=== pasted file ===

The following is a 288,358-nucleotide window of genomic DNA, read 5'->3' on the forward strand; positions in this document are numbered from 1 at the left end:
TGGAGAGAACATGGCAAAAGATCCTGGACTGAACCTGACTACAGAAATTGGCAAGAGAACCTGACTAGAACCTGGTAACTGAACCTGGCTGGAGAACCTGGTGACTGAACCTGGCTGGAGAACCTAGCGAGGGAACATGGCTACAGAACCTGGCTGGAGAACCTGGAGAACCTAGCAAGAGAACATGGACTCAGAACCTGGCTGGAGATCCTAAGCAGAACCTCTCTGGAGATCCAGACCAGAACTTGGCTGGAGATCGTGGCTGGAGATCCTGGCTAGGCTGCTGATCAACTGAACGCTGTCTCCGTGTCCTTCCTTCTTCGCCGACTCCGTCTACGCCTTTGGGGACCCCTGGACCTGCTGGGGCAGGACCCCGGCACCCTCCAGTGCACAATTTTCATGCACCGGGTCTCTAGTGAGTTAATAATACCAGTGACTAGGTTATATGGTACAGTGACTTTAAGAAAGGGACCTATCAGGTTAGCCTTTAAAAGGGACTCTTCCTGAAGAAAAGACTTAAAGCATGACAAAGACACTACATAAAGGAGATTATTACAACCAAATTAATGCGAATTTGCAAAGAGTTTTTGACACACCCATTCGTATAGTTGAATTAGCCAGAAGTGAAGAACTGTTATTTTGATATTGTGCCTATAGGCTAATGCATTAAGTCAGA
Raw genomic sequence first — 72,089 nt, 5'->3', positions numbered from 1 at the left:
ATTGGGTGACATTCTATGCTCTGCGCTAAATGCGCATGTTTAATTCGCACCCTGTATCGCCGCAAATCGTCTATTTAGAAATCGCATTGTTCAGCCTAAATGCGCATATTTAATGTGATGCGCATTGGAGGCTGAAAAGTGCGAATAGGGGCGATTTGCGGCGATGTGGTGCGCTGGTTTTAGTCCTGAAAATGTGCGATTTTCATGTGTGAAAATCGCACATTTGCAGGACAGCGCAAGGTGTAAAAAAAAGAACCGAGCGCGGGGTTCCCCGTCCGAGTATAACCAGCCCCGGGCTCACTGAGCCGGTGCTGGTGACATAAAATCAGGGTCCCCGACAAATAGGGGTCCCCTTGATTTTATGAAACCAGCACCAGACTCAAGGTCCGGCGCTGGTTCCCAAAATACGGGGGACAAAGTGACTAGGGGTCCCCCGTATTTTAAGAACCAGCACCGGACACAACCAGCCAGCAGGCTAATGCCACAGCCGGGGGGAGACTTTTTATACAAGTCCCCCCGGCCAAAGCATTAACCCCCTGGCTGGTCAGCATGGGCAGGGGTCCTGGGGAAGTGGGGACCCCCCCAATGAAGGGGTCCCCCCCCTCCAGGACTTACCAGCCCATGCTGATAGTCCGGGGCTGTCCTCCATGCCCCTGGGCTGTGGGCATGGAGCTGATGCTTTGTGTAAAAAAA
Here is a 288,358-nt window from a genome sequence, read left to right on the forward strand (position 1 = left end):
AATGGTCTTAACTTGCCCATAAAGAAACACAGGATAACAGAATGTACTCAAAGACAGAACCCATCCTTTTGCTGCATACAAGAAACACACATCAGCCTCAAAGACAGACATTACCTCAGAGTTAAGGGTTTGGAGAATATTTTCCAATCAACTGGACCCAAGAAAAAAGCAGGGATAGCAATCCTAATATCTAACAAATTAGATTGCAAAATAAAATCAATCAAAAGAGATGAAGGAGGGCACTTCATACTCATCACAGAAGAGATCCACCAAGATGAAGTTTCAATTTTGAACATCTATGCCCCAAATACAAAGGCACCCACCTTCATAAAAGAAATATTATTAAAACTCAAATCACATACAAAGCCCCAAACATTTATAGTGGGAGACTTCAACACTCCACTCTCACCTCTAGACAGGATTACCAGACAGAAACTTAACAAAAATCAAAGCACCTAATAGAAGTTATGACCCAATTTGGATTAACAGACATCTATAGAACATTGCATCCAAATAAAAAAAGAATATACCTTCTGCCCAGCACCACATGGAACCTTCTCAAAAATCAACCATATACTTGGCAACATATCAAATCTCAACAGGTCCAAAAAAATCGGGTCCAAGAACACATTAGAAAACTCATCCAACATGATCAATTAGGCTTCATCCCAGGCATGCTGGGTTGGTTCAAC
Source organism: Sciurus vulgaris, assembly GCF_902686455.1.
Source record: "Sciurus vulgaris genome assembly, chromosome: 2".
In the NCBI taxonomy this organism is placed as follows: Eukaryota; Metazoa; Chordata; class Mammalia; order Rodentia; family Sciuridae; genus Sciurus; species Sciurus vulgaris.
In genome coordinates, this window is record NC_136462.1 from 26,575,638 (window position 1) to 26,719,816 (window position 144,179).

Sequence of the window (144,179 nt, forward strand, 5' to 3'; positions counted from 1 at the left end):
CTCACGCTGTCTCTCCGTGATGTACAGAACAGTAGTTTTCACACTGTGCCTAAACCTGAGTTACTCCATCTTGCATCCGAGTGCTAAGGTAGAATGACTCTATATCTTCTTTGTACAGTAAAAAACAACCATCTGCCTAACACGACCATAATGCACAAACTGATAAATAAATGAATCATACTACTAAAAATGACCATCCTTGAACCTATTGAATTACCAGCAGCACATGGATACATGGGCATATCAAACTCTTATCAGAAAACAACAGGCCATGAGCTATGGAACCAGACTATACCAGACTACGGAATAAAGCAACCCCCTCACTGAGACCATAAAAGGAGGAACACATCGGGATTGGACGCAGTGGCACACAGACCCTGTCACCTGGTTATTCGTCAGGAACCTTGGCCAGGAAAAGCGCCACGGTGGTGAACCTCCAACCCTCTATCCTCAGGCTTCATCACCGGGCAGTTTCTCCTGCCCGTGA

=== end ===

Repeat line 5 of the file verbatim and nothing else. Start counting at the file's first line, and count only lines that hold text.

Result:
Here is a 288,358-nt window from a genome sequence, read left to right on the forward strand (position 1 = left end):